Often in Washington, there's so much smoke no one even bothers to check if there's a fire.
That was once the job of the media, but now "journalists" stand by fanning the smoke into everyone's eyes, like servants rhythmically moving a palm frond up and down in those old movies about Egypt.
What's more, stories explode in an instant — but then disappear without a trace. Think back to the last few weeks — how many of those super "scandals" President Trump was supposedly involved in are still in the news?
Which brings us to James Comey, the former FBI director fired for gross incompetence (and perhaps because he was a sanctimonious pedant as well). Last week — wait, earlier this week (has the story really died that fast?) — the "news" was saturated with reports that Trump tried to squash an FBI probe into former national security adviser, Michael T. Flynn. Trump held Comey by the ankles — upside down — out the window of the White House's Lincoln Bedroom as he quoted lines from Scarface, reports said.
No, that didn't happen. Here's what Trump is said to have said to Comey, according to a memo Comey did not provide to anyone: “I hope you can let this go.” Smoke alarm! Run away! We're all going to die!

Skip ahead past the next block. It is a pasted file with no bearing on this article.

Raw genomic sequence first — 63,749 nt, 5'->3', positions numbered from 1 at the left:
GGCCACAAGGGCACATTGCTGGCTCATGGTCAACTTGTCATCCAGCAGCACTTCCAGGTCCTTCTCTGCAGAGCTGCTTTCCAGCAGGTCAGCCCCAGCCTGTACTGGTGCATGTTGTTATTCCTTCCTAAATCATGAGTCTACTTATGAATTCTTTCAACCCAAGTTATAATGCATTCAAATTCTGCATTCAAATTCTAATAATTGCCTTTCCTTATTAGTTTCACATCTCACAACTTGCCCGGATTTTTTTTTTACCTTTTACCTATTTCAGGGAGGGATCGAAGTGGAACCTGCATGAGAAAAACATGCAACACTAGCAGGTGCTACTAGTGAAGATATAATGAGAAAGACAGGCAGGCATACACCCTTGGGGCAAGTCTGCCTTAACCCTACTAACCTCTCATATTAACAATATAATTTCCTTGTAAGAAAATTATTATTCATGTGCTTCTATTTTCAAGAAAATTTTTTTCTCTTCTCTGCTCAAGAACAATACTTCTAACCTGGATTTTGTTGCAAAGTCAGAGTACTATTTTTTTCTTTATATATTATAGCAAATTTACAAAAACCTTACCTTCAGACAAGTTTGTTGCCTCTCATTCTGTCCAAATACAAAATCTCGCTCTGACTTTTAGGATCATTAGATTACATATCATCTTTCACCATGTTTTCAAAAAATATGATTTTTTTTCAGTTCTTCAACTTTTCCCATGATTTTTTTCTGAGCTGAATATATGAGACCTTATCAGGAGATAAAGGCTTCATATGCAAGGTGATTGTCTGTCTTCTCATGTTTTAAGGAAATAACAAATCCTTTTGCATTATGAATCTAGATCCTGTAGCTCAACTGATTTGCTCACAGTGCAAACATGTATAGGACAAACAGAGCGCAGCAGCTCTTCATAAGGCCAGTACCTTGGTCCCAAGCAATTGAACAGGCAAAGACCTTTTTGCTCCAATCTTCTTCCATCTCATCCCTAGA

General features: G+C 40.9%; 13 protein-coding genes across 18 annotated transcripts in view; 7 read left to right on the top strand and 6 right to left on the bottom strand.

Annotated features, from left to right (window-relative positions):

But wait. It turns out someone just left a Pop Tart in the toaster oven.
The New York Times published the memo story on Tuesday, citing "two people who read the memo."
"It was part of a paper trail Mr. Comey created documenting what he perceived as the president’s improper efforts to influence a continuing investigation. An F.B.I. agent’s contemporaneous notes are widely held up in court as credible evidence of conversations," The Times wrote.
While the story grew and grew from, "I hope you can ..." into "I'll kill your whole family if you don't," everyone forgot to check what Comey has actually said. While The Times went with two anonymous sources, let's do the old-fashioned thing and just go right to the primary source — the former director himself.
Comey, testifying before the Senate Judiciary Committee on May 3, said — under oath — that he's never been pressured to close an investigation for political purposes.
"Not in my experience. Because it would be a big deal to tell the FBI to stop doing something like that — without an appropriate purpose."
"I mean where oftentimes they give us opinions that 'We don't see a case there and so you ought to stop investing resources in it.' But I'm talking about a situation where we were told to stop something for a political reason."
"That would be a very big deal. It's not happened in my experience," Comey told the senators.
The former FBI director has let Trump twist in the wind over the purported memo. But Comey is expected to testify again before Congress as early as next week, and a lawmaker there will almost certainly ask about this contradictory conundrum.
But for right now, it sure doesn't add up.